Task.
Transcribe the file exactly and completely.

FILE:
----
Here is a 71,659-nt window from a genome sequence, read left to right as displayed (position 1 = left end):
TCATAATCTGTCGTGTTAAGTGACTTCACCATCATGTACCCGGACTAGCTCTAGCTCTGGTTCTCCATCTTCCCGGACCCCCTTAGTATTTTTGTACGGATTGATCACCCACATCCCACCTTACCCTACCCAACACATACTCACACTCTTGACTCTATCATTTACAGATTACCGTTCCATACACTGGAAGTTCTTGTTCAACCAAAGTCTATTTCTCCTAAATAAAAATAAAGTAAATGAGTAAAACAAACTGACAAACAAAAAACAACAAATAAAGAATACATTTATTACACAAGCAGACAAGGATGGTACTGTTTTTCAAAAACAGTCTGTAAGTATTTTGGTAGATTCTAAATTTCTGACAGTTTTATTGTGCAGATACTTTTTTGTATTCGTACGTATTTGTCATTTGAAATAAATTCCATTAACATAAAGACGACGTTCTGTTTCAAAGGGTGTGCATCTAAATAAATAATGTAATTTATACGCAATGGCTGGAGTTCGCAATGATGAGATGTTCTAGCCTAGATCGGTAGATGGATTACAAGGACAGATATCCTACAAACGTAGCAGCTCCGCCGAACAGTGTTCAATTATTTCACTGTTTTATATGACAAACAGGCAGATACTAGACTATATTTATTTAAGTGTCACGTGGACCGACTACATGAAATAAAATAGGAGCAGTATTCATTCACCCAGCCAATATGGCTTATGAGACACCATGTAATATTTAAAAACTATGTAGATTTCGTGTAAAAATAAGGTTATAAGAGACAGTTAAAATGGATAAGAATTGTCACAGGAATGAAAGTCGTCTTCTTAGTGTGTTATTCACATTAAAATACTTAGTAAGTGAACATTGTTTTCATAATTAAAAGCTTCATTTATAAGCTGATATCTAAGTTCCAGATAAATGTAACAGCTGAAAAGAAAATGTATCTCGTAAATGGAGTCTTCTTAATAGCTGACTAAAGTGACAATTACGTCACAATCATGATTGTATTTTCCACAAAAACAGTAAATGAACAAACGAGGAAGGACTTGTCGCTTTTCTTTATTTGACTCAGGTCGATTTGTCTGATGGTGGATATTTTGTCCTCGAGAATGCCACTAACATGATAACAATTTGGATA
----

Here is a 71,659-nt window from a genome sequence, read left to right as displayed (position 1 = left end):
TCATAATCTGTCGTGTTAAGTGACTTCACCATCATGTACCCGGACTAGCTCTAGCTCTGGTTCTCCATCTTCCCGGACCCCCTTAGTATTTTTGTACGGATTGATCACCCACATCCCACCTTACCCTACCCAACACATACTCACACTCTTGACTCTATCATTTACAGATTACCGTTCCATACACTGGAAGTTCTTGTTCAACCAAAGTCTATTTCTCCTAAATAAAAATAAAGTAAATGAGTAAAACAAACTGACAAACAAAAAACAACAAATAAAGAATACATTTATTACACAAGCAGACAAGGATGGTACTGTTTTTCAAAAACAGTCTGTAAGTATTTTGGTAGATTCTAAATTTCTGACAGTTTTATTGTGCAGATACTTTTTTGTATTCGTACGTATTTGTCATTTGAAATAAATTCCATTAACATAAAGACGACGTTCTGTTTCAAAGGGTGTGCATCTAAATAAATAATGTAATTTATACGCAATGGCTGGAGTTCGCAATGATGAGATGTTCTAGCCTAGATCGGTAGATGGATTACAAGGACAGATATCCTACAAACGTAGCAGCTCCGCCGAACAGTGTTCAATTATTTCACTGTTTTATATGACAAACAGGCAGATACTAGACTATATTTATTTAAGTGTCACGTGGACCGACTACATGAAATAAAATAGGAGCAGTATTCATTCACCCAGCCAATATGGCTTATGAGACACCATGTAATATTTAAAAACTATGTAGATTTCGTGTAAAAATAAGGTTATAAGAGACAGTTAAAATGGATAAGAATTGTCACAGGAATGAAAGTCGTCTTCTTAGTGTGTTATTCACATTAAAATACTTAGTAAGTGAACATTGTTTTCATAATTAAAAGCTTCATTTATAAGCTGATATCTAAGTTCCAGATAAATGTAACAGCTGAAAAGAAAATGTATCTCGTAAATGGAGTCTTCTTAATAGCTGACTAAAGTGACAATTACGTCACAATCATGATTGTATTTTCCACAAAAACAGTAAATGAACAAACGAGGAAGGACTTGTCGCTTTTCTTTATTTGACTCAGGTCGATTTGTCTGATGGTGGATATTTTGTCCTCGAGAATGCCACTAACATGATAACAATTTGGATA